ed0c00117_si_001.pdf (4.47 MB)
Download file

Teaching and Learning Computational Drug Design: Student Investigations of 3D Quantitative Structure–Activity Relationships through Web Applications

Download (4.47 MB)
journal contribution
posted on 19.02.2021, 21:27 by Rino Ragno, Valeria Esposito, Martina Di Mario, Stefano Masiello, Marco Viscovo, Richard D. Cramer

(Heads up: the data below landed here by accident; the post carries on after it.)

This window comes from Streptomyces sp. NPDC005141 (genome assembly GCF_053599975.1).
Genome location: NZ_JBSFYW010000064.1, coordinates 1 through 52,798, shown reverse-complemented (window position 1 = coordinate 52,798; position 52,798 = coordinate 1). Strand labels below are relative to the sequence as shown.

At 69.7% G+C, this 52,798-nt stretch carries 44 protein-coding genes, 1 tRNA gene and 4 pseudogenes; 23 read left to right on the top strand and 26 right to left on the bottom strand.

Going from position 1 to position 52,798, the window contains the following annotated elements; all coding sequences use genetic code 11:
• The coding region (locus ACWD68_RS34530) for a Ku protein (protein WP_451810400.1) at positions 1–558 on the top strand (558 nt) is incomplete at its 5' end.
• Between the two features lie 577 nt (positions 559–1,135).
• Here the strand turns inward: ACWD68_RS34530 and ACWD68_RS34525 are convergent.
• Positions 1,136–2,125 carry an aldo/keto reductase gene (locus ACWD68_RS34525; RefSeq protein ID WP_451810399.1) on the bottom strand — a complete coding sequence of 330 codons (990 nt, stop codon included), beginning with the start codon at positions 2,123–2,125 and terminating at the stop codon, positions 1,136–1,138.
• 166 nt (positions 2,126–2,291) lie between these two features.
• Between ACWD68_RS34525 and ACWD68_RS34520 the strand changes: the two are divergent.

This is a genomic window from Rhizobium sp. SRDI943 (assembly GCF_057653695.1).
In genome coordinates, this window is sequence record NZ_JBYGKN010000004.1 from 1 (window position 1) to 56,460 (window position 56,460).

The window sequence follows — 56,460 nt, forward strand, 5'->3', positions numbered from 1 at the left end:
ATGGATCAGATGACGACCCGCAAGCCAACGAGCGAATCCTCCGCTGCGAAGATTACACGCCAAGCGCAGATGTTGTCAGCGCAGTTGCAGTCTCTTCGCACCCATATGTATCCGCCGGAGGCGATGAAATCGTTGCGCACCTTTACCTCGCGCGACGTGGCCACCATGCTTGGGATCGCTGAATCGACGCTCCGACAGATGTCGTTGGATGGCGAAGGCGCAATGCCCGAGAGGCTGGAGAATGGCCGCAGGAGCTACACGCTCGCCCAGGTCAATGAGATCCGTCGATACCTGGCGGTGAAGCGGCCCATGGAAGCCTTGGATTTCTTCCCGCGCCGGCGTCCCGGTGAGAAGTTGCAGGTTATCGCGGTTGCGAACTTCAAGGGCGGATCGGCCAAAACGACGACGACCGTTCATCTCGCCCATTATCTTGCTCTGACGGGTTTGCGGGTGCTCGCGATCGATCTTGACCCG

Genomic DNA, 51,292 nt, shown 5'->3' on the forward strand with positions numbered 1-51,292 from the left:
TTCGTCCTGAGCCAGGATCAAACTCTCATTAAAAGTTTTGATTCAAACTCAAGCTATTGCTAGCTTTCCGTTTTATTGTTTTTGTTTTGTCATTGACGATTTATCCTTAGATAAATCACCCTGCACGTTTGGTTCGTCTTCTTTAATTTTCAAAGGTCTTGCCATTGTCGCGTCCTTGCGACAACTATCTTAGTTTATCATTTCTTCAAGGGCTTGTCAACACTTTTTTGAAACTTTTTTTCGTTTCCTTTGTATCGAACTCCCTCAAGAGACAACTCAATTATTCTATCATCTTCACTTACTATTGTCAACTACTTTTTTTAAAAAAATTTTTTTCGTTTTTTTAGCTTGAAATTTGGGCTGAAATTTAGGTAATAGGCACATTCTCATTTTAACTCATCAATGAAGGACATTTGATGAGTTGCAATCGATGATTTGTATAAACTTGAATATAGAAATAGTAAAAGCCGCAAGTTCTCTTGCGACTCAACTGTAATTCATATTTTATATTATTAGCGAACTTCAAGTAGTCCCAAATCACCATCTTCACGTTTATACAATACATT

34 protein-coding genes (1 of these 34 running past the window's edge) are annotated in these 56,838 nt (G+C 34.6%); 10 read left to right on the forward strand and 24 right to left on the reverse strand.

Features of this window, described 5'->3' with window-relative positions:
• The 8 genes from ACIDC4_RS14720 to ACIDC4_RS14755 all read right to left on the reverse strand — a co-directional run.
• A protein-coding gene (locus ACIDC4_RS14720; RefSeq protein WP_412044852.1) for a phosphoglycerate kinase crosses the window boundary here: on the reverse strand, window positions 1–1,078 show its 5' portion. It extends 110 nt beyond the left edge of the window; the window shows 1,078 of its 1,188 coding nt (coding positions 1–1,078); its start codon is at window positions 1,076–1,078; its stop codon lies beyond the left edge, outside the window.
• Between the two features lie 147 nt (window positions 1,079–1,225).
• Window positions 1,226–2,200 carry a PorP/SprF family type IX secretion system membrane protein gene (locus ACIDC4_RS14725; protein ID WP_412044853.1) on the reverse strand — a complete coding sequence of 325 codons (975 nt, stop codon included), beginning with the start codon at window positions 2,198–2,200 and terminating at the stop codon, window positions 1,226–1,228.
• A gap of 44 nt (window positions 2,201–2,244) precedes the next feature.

The increasing use of information technology in the discovery of new molecular entities encourages the use of modern molecular-modeling tools to help teach important concepts of drug design to chemistry and pharmacy undergraduate students. In particular, statistical models such as quantitative structure–activity relationships (QSAR)often as its 3D QSAR variantare commonly used in the development and optimization of a leading compound. We describe how these drug discovery methods can be taught and learned by means of free and open-source web applications, specifically the online platform www.3d-qsar.com. This new suite of web applications has been integrated into a drug design teaching course, one that provides both theoretical and practical perspectives. We include the teaching protocol by which pharmaceutical biotechnology master students at Pharmacy Faculty of Sapienza Rome University are introduced to drug design. Starting with a choice among recent articles describing the potencies of a series of molecules tested against a biological target, each student is expected to build a 3D QSAR ligand-based model from their chosen publication, proceeding as follows: creating the initial data set (Py-MolEdit); generating the global minimum conformations (Py-ConfSearch); proposing a promising mutual alignment (Py-Align); and finally, building, and optimizing a robust 3D QSAR models (Py-CoMFA). These student activities also help validate these new molecular modeling tools, especially for their usability by inexperienced hands. To more fully demonstrate the effectiveness of this protocol and its tools, we include the work performed by four of these students (four of the coauthors), detailing the satisfactory 3D QSAR models they obtained. Such scientifically complete experiences by undergraduates, made possible by the efficiency of the 3D QSAR methodology, provide exposure to computational tools in the same spirit as traditional laboratory exercises. With the obsolescence of the classic Comparative Molecular Field Analysis Sybyl host, the 3dqsar web portal offers one of the few available means of performing this well-established 3D QSAR method.